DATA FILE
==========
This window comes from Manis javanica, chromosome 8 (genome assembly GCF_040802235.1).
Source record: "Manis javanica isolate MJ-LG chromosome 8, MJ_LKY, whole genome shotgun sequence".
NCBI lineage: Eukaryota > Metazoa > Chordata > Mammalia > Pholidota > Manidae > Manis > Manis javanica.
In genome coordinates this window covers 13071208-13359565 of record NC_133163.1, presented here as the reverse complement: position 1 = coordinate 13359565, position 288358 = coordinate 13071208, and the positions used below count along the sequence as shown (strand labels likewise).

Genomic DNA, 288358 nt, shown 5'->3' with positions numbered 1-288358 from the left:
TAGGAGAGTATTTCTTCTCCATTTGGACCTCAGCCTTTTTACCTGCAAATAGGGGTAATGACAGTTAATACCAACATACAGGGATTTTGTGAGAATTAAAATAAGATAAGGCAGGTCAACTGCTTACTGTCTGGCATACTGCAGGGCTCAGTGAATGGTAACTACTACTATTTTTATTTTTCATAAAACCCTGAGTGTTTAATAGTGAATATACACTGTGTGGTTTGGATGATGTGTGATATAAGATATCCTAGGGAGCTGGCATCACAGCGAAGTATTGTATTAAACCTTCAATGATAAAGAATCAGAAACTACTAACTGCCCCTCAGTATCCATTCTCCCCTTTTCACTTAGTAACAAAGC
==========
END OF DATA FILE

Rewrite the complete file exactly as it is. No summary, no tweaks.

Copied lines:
This window comes from Manis javanica, chromosome 8 (genome assembly GCF_040802235.1).
Source record: "Manis javanica isolate MJ-LG chromosome 8, MJ_LKY, whole genome shotgun sequence".
NCBI lineage: Eukaryota > Metazoa > Chordata > Mammalia > Pholidota > Manidae > Manis > Manis javanica.
In genome coordinates this window covers 13071208-13359565 of record NC_133163.1, presented here as the reverse complement: position 1 = coordinate 13359565, position 288358 = coordinate 13071208, and the positions used below count along the sequence as shown (strand labels likewise).

Genomic DNA, 288358 nt, shown 5'->3' with positions numbered 1-288358 from the left:
TAGGAGAGTATTTCTTCTCCATTTGGACCTCAGCCTTTTTACCTGCAAATAGGGGTAATGACAGTTAATACCAACATACAGGGATTTTGTGAGAATTAAAATAAGATAAGGCAGGTCAACTGCTTACTGTCTGGCATACTGCAGGGCTCAGTGAATGGTAACTACTACTATTTTTATTTTTCATAAAACCCTGAGTGTTTAATAGTGAATATACACTGTGTGGTTTGGATGATGTGTGATATAAGATATCCTAGGGAGCTGGCATCACAGCGAAGTATTGTATTAAACCTTCAATGATAAAGAATCAGAAACTACTAACTGCCCCTCAGTATCCATTCTCCCCTTTTCACTTAGTAACAAAGC